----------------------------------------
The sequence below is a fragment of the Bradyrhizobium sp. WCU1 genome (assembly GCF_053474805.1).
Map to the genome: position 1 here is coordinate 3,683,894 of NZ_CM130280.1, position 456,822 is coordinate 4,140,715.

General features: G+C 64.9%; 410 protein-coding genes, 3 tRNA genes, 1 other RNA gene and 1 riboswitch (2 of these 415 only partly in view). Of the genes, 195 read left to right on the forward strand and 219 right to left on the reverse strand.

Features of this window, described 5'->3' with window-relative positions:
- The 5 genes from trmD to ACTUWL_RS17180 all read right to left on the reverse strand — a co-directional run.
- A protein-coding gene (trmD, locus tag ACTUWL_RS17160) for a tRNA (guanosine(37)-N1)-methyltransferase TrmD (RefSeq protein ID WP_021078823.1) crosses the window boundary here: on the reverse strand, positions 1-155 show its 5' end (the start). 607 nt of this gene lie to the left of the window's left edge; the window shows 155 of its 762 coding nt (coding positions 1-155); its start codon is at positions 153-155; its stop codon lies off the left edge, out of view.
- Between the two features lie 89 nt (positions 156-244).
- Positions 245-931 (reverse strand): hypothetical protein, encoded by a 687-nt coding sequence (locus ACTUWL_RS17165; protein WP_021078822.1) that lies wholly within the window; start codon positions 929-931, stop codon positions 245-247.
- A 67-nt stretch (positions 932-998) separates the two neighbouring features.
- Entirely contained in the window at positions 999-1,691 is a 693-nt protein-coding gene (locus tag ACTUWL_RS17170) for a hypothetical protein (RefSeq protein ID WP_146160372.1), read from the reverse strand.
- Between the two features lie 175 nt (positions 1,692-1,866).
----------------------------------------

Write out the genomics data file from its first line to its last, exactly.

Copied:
The sequence below is a fragment of the Bradyrhizobium sp. WCU1 genome (assembly GCF_053474805.1).
Map to the genome: position 1 here is coordinate 3,683,894 of NZ_CM130280.1, position 456,822 is coordinate 4,140,715.

General features: G+C 64.9%; 410 protein-coding genes, 3 tRNA genes, 1 other RNA gene and 1 riboswitch (2 of these 415 only partly in view). Of the genes, 195 read left to right on the forward strand and 219 right to left on the reverse strand.

Features of this window, described 5'->3' with window-relative positions:
- The 5 genes from trmD to ACTUWL_RS17180 all read right to left on the reverse strand — a co-directional run.
- A protein-coding gene (trmD, locus tag ACTUWL_RS17160) for a tRNA (guanosine(37)-N1)-methyltransferase TrmD (RefSeq protein ID WP_021078823.1) crosses the window boundary here: on the reverse strand, positions 1-155 show its 5' end (the start). 607 nt of this gene lie to the left of the window's left edge; the window shows 155 of its 762 coding nt (coding positions 1-155); its start codon is at positions 153-155; its stop codon lies off the left edge, out of view.
- Between the two features lie 89 nt (positions 156-244).
- Positions 245-931 (reverse strand): hypothetical protein, encoded by a 687-nt coding sequence (locus ACTUWL_RS17165; protein WP_021078822.1) that lies wholly within the window; start codon positions 929-931, stop codon positions 245-247.
- A 67-nt stretch (positions 932-998) separates the two neighbouring features.
- Entirely contained in the window at positions 999-1,691 is a 693-nt protein-coding gene (locus tag ACTUWL_RS17170) for a hypothetical protein (RefSeq protein ID WP_146160372.1), read from the reverse strand.
- Between the two features lie 175 nt (positions 1,692-1,866).